There is little Ninth Circuit case law addressing the enforceability of these types of indemnification provisions. At least one case, however, has held that an indemnification provision may be enforced where it pertains to the warranties and representations made by buyers in a securities purchase agreement and where the contract clearly specifies the obligation of the buyer to indemnify the seller for legal fees "in the event of an unsuccessful securities law suit by [the buyer]." Stratmore v. Combs, supra, 723 F. Supp. at 460 (discussing the importance of Doody, but adopting the reasoning of Zissu, while applying a very strict standard of clarity with respect to the wording of the indemnity provision in question).
The public policy against permitting one party to shift liability for breaches of the securities laws to another party, the conflicting judicial policies applicable to indemnities by buyers in securities purchase transactions, and the absence of decisive relevant case law make it difficult to render an opinion regarding the enforceability of such contractual provisions. Thus, it is customary practice to include an exception in a remedies opinion relating to the enforceability of those provisions. Sample language follows:
We express no opinion regarding the enforceability of [Section __] of the [Agreement] [to the extent that it would require [the opinion giver's client] to indemnify [the opinion recipient] in respect of [the opinion recipient's] violations of securities laws].
26. Voting Agreements.
Some California opinion givers opine as to the enforceability of voting agreements and the rights contained therein, while others do not--in each case, largely because the statutory provisions affecting such agreements (Cal. Corp. Code §§ 705 and 706) have remained untested by the California courts. There appears to be no customary practice in this area.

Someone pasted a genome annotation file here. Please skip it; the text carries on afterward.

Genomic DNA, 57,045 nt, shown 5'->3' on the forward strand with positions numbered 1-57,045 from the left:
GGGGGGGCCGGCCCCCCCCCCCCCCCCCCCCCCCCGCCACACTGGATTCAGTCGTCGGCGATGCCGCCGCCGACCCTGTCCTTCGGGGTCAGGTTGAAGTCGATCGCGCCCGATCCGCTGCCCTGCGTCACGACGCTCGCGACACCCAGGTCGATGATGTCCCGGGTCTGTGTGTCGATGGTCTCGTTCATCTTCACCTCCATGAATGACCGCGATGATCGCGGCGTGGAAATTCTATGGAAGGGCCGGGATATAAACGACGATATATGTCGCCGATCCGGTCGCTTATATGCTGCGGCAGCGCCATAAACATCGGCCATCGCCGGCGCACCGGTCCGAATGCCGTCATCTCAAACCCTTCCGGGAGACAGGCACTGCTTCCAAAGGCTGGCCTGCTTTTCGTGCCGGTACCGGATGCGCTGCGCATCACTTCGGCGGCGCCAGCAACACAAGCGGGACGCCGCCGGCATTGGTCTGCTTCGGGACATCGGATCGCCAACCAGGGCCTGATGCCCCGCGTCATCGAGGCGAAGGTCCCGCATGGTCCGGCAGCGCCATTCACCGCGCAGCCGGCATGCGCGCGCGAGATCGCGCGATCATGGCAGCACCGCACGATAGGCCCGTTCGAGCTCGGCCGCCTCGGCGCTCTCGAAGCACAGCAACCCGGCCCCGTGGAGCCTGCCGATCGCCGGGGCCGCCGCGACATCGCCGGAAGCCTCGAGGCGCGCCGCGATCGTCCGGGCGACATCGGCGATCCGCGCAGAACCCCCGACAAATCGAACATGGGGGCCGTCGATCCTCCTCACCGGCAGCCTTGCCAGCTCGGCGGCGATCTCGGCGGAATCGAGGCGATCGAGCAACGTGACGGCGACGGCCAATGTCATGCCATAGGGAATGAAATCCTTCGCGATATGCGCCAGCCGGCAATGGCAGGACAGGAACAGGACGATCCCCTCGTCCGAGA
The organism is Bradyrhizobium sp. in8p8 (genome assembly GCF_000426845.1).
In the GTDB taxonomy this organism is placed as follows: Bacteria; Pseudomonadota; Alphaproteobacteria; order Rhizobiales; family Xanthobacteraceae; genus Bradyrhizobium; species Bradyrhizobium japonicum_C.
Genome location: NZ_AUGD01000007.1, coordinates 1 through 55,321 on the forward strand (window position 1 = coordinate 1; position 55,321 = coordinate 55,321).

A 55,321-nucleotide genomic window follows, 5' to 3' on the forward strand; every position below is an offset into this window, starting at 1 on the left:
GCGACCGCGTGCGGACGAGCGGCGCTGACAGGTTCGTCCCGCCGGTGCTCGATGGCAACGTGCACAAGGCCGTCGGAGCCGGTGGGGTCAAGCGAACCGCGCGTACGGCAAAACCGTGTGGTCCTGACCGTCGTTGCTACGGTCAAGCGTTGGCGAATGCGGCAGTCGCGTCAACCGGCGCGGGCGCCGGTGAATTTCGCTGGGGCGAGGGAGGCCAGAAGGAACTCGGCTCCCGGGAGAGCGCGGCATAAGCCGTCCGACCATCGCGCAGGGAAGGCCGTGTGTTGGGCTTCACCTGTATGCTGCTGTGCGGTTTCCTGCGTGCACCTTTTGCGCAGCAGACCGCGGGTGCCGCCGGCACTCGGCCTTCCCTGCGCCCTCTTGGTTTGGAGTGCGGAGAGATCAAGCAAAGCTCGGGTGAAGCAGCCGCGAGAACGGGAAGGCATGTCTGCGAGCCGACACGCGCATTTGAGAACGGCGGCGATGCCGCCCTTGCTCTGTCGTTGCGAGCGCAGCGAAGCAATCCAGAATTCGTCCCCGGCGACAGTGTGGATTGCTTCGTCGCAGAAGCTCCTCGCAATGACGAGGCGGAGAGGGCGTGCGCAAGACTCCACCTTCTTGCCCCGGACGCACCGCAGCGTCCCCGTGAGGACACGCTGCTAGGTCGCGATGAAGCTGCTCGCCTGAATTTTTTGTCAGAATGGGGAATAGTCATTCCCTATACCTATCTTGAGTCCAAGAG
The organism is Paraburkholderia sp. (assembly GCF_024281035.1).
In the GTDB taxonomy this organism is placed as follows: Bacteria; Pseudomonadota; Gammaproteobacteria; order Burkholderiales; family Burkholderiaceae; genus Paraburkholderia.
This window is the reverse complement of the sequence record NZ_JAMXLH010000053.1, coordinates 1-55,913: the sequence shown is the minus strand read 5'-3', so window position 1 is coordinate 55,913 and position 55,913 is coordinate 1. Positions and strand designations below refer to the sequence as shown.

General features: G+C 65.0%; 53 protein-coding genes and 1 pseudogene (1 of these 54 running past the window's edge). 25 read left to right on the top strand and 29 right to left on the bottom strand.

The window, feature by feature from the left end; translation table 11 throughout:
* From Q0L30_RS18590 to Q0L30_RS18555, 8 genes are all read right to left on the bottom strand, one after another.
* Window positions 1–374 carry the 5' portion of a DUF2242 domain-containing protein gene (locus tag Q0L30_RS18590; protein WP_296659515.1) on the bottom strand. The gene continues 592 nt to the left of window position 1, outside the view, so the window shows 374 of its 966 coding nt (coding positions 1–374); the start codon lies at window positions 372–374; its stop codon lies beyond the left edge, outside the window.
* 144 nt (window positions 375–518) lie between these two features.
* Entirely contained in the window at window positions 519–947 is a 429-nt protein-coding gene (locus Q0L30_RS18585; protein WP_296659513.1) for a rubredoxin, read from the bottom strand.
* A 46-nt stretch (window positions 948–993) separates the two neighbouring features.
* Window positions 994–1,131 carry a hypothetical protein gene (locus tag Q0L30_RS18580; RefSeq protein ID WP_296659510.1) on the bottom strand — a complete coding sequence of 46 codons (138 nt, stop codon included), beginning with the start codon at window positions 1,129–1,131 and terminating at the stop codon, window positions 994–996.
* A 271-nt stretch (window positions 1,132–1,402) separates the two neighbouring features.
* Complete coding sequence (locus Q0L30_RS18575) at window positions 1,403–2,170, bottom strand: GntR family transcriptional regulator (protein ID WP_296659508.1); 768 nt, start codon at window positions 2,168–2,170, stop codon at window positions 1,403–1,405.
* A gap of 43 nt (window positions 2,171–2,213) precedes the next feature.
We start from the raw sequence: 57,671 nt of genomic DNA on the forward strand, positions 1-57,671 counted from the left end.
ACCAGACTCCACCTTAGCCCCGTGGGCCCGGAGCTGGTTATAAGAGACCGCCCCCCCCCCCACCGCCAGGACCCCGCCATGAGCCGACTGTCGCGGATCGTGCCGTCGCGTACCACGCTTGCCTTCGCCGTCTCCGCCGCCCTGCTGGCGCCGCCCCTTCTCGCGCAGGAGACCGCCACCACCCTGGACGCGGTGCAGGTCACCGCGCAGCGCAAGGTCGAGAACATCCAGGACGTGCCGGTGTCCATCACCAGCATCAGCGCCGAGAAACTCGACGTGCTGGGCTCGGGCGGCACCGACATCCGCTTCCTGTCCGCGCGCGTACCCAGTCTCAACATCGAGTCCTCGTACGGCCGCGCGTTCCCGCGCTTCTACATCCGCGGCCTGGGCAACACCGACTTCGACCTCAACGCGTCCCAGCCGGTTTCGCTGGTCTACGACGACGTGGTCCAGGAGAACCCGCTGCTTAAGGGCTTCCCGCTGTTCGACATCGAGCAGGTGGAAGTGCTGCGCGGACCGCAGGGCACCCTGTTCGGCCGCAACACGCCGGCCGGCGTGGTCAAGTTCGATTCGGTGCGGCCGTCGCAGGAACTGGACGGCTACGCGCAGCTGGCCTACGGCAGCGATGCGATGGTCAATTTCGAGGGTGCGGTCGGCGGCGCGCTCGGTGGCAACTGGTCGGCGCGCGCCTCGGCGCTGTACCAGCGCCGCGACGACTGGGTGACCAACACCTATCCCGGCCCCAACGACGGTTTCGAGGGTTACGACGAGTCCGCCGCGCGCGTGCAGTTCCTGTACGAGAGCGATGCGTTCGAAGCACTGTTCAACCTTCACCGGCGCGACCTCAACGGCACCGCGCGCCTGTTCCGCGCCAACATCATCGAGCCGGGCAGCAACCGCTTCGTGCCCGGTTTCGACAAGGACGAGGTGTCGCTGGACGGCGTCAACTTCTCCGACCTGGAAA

27. Provisions That Grant Rights of Setoff to Loan Participants or to Affiliates of Parties to The Agreement.
An offset is the general right of one party to recover a debt owed by another through a deduction from monies owed by the first party to the second. (The doctrine of setoff is "an equitable doctrine requiring that the demands of mutually indebted parties be set off against each other and that only the balance be recovered." 20 Am. Jur. 2d Counterclaim, Recoupment, etc. § 6 (1995.) See also 80 C.J.S. Set-off & Counterclaim, § 3 (2000) (setoff "allows parties that owe mutual debts to each other to assert amounts owed, subtract one from the other, and pay only the balance").) Basically, there are two types of offsets: setoffs and recoupments. A setoff is an equitable right of offset where the mutually offsetting debts arise out of separate transactions. In contrast, a recoupment is the right of offset when the claim and the debt arise out of the same transaction.
The right of setoff is available under the law of most, if not all, jurisdictions in the United States. In some jurisdictions, the right of setoff is a procedural right; in others, it is a common law right. Unless the parties otherwise contract to provide for setoff, however, common law or procedural setoff generally requires that there be mutuality between the parties and that the claims sought to be set off have matured. See generally Edison Electric Institute, Survey of the Legal Landscape Applicable to Master Netting Agreements (2002) (the "Edison Electronic Institute Netting Survey")13 at p. 11. Because of the uncertainties those requirements can introduce into a situation, contracting parties will generally prefer to spell out their setoff rights in their agreement, rather than to rely solely upon principles of common law or procedure.